Apomorphine is a morphine derivative. It works by stimulating the dopamine receptors in the part of the brain that induces vomiting. The use of apomorphine in cats is controversial as morphine and its derivatives can cause excitation reactions in cats.

Problems Encountered with Induction of Vomiting in Cats

The induction of emesis in cats is known to be difficult. It is more complex than the same process in their canine companions. This is because cats have different mechanisms in the central nervous system that cause them to be sick. For example, apomorphine works on dopamine receptors to induce vomiting. In dogs, who respond very well to the drug, the emetic center is regulated by dopamine receptors. In cats the vomiting center is regulated by alpha receptors, therefore they just don’t have the right receptors in the correct place for it to have a good enough effect.

Another issue is most drugs used to induce emesis are also sedatives. If vomiting is witnessed, this is usually a side effect, not the main event. So, often we have a sedated cat that hasn’t actually been sick, which is obviously a problem as whatever they have ingested is still in their stomach and now, they are sedated too. It is possible to reverse the sedatives, however, valuable time for treatment will have been lost.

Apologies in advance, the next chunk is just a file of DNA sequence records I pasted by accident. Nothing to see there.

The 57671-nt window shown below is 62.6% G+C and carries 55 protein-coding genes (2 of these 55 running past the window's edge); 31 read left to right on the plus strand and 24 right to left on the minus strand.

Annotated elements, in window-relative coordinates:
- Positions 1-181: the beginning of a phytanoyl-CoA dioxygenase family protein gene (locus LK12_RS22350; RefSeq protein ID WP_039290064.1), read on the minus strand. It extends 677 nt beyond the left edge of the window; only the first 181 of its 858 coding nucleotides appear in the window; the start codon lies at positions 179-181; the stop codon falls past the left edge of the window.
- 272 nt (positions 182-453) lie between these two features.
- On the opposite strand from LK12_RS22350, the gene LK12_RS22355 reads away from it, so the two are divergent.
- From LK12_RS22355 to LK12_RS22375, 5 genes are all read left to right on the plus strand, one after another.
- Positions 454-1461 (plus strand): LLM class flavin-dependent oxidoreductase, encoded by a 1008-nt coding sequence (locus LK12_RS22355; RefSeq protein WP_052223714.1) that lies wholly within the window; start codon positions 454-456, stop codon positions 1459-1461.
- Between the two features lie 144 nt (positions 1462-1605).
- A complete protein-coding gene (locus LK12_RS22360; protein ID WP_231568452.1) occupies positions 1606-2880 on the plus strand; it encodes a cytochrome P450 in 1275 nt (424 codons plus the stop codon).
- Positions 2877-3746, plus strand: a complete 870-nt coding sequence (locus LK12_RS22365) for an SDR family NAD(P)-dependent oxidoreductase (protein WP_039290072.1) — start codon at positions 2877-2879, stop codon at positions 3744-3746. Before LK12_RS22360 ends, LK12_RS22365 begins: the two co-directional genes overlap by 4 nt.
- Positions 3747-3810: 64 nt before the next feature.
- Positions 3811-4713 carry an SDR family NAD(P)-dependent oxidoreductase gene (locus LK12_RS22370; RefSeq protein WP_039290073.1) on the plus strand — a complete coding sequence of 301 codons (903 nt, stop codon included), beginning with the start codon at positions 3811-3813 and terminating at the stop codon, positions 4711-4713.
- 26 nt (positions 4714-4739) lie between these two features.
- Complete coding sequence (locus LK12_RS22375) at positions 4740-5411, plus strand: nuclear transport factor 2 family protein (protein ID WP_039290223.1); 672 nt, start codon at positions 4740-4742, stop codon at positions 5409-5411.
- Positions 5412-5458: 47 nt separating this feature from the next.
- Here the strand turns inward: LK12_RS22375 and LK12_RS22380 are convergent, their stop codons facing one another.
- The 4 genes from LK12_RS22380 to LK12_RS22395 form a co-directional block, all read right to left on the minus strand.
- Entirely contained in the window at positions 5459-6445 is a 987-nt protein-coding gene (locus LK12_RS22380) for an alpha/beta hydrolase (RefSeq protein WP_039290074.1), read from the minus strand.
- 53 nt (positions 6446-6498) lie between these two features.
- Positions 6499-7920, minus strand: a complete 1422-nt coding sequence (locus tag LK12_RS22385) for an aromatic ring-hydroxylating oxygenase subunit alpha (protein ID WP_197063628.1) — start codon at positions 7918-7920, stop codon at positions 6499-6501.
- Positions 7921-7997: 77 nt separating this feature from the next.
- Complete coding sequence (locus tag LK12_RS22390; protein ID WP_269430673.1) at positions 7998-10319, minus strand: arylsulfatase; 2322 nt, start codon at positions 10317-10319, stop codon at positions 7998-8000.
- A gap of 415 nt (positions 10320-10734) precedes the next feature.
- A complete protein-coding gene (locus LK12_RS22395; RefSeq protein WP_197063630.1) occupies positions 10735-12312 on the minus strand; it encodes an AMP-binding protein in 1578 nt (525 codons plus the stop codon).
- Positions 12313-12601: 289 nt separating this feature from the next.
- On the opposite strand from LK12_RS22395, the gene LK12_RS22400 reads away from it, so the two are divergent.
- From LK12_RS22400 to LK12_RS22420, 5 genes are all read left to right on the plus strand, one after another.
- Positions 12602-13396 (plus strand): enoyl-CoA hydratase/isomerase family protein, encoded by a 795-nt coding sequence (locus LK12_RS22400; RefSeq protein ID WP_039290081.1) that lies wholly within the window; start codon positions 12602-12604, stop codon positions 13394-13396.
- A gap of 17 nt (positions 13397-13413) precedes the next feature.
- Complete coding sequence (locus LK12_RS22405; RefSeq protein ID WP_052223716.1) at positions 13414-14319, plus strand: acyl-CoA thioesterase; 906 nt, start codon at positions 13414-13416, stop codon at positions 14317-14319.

When You Should Avoid Inducing Vomiting in Cats

There are some situations where induction of vomiting is contraindicated, even if your cat has consumed something potentially toxic. In these circumstances you can do more harm than good by making your cat vomit so it is important you are aware when it can be dangerous.

These scenarios include:
  • If your cat has ingested something caustic or corrosive such as bleach, petrol, or other fuel substances, any flammable substance, alkaline, acidic, chlorine, household cleaners, or button batteries. In these cases, they should never be made to vomit. This is because these items will cause chemical burns inside the body. If they are already in the stomach and they are then brought back up, they may react with the esophagus on the way back out again and do more damage. Another issue is that when vomiting, your cat may accidentally inhale the caustic substance. This is called aspiration pneumonia and can be life-threatening.